George Shultz lived a life so extraordinary that it would seem to have come from a Capra-esque movie script. Over the course of a remarkable career in business, academia and government, he led a major engineering corporation, taught at three universities and was one of only two people to hold four different federal Cabinet posts.
Yet he was real — as real as they come. And he was my friend. George was at once a larger-than-life figure and an easily accessible person. Someone who would help to bring about a peaceful end to the Cold War or simply go straight for the popcorn at a Stanford home football game.
George will be remembered as one of our nation’s greatest and most influential secretaries of State. He was known for his keen intellect and sound judgment, his diplomatic skills and his ability to cultivate relationships through good listening, practicality and — most of all — trust.
After 100 years on this earth, George, in his own hand, left for us his most important words of wisdom: “looking back, I’m struck that there is one lesson I learned early and then relearned over and over: Trust is the coin of the realm. When trust was in the room, whatever room that was — the family room, the schoolroom, the locker room, the office room, the government room or the military room — good things happened. When trust was not in the room, good things did not happen. Everything else is details.”
Those are indeed the words he lived by. Whether on the battlefields of World War II, or at negotiating tables in foreign capitals all around the world, he fervently believed that trust had to underlie every meaningful relationship, every interaction worth having. This was why he was a towering diplomat who made indelible marks on the course of human history — but also why he was simply such a good person. His integrity was unquestioned by friend and foe alike. For those of us who followed him in the post of secretary of State, we saw him as a North Star toward which to aim.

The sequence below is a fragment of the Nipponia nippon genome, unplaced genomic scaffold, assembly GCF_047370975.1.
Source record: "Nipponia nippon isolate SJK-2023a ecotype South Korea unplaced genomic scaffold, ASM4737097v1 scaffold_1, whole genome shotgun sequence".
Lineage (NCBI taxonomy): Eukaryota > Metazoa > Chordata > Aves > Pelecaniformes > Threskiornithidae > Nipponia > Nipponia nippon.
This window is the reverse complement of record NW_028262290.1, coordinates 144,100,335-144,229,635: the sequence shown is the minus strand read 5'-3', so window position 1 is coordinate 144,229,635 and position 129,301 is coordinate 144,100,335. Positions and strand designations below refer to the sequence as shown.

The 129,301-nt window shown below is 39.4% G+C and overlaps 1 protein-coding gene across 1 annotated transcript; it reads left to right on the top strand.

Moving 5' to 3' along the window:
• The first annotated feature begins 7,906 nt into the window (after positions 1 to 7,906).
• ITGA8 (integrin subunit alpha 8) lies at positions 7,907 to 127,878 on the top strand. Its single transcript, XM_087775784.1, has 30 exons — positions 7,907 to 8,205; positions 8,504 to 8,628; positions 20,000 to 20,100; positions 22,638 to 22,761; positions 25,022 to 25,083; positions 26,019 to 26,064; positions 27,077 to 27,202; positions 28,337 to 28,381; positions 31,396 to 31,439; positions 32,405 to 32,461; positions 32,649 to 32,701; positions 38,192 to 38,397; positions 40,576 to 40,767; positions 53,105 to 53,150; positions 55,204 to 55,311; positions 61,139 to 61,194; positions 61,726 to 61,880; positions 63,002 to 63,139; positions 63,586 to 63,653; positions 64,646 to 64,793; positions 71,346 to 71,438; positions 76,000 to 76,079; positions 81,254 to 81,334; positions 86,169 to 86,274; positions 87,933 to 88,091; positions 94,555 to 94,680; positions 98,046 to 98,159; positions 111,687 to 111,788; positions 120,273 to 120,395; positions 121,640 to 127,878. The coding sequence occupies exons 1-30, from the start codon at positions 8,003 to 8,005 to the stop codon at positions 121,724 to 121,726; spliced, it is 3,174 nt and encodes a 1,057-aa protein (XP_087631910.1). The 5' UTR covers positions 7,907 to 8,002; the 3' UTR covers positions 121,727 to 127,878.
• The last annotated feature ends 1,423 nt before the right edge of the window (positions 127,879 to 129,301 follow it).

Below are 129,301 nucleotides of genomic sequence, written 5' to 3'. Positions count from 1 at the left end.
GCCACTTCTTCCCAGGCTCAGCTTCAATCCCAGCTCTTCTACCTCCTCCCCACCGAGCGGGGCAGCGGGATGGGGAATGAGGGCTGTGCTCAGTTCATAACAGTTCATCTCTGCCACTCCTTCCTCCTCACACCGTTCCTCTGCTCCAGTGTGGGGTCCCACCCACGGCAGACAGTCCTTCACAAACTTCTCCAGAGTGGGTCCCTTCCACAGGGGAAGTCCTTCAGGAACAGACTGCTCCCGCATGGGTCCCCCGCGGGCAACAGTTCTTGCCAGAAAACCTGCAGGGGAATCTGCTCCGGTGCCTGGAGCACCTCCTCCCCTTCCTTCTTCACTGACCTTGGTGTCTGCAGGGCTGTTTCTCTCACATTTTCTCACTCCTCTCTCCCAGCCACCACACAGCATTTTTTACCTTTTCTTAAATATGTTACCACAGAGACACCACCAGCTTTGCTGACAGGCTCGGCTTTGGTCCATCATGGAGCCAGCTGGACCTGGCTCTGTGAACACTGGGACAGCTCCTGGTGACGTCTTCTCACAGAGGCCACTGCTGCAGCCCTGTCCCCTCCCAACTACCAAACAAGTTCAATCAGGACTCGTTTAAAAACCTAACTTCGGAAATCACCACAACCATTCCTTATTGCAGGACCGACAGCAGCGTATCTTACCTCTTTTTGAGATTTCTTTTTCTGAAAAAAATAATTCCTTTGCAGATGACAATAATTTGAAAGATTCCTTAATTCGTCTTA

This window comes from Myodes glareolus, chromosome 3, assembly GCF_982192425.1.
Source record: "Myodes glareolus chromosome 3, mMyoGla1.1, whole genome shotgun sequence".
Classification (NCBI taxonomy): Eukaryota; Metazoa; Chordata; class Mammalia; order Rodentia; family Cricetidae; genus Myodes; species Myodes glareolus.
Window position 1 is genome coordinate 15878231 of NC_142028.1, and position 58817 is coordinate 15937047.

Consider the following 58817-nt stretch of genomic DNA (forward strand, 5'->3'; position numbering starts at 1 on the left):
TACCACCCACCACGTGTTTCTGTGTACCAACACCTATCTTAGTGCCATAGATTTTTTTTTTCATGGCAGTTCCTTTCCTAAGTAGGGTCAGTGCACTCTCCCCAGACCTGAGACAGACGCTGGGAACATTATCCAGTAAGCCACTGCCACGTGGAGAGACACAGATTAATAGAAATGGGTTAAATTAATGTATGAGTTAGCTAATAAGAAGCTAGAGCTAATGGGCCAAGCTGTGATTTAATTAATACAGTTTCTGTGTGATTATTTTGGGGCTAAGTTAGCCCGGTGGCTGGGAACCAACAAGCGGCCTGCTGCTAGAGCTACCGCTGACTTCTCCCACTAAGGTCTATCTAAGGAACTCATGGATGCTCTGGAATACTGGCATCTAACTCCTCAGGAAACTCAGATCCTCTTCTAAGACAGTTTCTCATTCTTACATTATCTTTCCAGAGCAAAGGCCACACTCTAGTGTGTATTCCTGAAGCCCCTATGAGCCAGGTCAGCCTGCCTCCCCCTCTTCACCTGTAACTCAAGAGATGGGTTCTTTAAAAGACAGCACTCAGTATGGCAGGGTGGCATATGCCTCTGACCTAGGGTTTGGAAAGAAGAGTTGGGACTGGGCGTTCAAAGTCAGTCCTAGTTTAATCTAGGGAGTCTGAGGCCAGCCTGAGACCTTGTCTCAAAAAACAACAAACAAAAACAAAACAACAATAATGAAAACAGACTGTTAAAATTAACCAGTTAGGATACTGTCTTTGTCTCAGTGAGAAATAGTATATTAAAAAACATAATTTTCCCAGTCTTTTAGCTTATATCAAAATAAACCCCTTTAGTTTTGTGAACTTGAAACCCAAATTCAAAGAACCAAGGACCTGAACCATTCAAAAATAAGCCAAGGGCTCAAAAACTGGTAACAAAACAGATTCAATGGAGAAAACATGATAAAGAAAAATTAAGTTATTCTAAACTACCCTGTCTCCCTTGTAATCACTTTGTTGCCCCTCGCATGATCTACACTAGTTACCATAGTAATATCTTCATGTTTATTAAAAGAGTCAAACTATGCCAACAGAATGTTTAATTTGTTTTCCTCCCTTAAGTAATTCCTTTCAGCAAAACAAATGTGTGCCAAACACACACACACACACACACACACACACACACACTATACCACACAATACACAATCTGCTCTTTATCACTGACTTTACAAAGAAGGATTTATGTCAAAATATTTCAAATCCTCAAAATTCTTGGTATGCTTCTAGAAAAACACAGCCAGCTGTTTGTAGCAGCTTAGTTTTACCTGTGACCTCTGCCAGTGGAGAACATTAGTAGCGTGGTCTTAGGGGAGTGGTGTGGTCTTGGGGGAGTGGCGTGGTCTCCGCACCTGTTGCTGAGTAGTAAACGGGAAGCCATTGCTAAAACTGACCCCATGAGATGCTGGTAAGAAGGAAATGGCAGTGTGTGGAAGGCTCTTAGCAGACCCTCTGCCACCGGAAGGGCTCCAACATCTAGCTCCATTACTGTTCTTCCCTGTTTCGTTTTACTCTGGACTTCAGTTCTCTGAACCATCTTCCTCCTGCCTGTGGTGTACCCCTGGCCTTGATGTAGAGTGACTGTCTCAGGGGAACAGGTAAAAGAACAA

The totality of George’s life can be summed up with three words: service, skill and integrity. He was, first and foremost, a Marine at heart. A patriot. He was a statesman, a leader, a teacher and a man who valued all that is just — not only for his fellow countrymen, but for all of the world’s citizens. Freedom, he believed, was central to the human experience and to human dignity itself.
A true believer in civil rights and equal opportunity, he saw the value that education could provide for the less fortunate among us. Together with his wife Charlotte — who just recently passed, mere months after her beloved George — he sought to champion K-12 school reform and address the inequality plaguing our education system. Not many people knew this about him. He just went quietly about his work. He himself never lost sight of the power of learning, believing that intellectual pursuits were the key to an active mind and an enriched long life.
George was a great mentor to me, a genuine and loyal friend. I miss him — as do people across the country and around the world. For so long our nation turned to the man with the great mind and the kind heart to help point the way. Now that he is gone, we have to wholeheartedly carry on the work he challenged us to do … to put trust at the center of all we do, to love freedom and opportunity, and to never lose a thirst for learning. To always believe we have the power — and the obligation — to make the world a better place.